Revolution Over-Strained?

FOXBORO, MA - MAY 7: Ousmane Dabo #6 of New England Revolution reacts to fan applause before a game against the Colorado Rapids at Gillette Stadium on May 7, 2011 in Foxboro, Massachusetts. (Photo by Jim Rogash/Getty Images)

I am beginning to notice a trend.

The New England Revolution released their usual early-week injury report today, and midfielder Ousmane Dabo tops the "Out" list with an adductor strain. He is joined by five other players, two of whom are suffering from muscle strains.

Dabo missed the first eight matches of the 2011 season with a quadriceps strain that he endured on the second day of preseason training. Now, you may be thinking that the trend I'm noticing is injury-proneness in the 34-year old midfielder, but that isn't the case.

No, I'm noticing a team-wide trend in muscular injuries.

Since the first regular-season injury report was released back in March, the Revolution have never had fewer than four players on the list. In that time, a whopping two-thirds of those injuries listed have been muscle strains. Most of those have been hamstring or quadriceps issues, with a sprinkling of adductor strains (Otto Loewy has been out the last few weeks for calf strains; his are the first).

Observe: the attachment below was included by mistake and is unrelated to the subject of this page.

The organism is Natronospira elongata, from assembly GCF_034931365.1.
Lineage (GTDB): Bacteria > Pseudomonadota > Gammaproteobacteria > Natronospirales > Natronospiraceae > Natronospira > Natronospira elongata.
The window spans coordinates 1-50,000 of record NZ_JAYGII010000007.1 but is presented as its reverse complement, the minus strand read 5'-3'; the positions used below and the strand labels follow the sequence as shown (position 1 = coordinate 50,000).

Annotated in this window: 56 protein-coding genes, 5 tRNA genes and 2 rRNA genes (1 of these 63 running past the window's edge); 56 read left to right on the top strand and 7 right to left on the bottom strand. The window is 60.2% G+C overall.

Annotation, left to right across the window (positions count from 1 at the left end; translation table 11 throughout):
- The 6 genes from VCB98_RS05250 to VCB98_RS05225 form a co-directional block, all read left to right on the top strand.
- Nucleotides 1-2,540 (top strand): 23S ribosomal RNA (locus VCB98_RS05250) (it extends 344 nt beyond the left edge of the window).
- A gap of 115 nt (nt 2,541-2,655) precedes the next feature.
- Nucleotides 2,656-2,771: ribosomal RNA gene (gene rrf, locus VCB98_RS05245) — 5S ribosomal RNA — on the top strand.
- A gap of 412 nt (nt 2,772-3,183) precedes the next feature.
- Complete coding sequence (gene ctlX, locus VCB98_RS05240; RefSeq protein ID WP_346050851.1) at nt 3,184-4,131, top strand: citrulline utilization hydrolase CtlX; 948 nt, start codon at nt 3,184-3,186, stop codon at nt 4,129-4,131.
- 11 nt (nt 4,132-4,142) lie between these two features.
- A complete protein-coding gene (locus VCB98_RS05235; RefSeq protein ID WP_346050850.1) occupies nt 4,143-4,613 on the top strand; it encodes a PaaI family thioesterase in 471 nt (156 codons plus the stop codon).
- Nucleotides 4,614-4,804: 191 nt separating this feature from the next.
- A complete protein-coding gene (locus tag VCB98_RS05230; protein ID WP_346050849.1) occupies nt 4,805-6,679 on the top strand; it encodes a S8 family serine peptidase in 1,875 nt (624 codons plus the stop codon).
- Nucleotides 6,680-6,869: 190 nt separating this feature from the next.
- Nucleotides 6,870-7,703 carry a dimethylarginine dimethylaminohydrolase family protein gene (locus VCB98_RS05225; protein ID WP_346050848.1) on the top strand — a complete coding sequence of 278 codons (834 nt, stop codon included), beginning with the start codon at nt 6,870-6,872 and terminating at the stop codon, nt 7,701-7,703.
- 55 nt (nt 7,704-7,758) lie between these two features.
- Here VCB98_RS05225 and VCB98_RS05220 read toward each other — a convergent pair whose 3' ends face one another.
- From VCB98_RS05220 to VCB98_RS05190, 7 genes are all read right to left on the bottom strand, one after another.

Am I alone in thinking there might be something wrong here? Are the Revs doing something wrong in training, or is the preventative work of the physios lagging behind? Could it be the turf?

I have to note that the volume of muscle strains has gone down in the weeks prior to today's report, but the list has swelled to three again and between this and last season's injury woes, this is starting to become far too much of a pattern for my liking.

It's tough to try and blame head trainer Sean Kupiec for these issues considering his standing as an MLS leader in the field, but the answer has to lie somewhere. Perhaps Kupiec needs more help, or maybe the coaches have to re-evaluate their warm-up regimen. Either way, it's looking more and more like this is an issue caused by something within the organization rather than blind luck.

What do you think?

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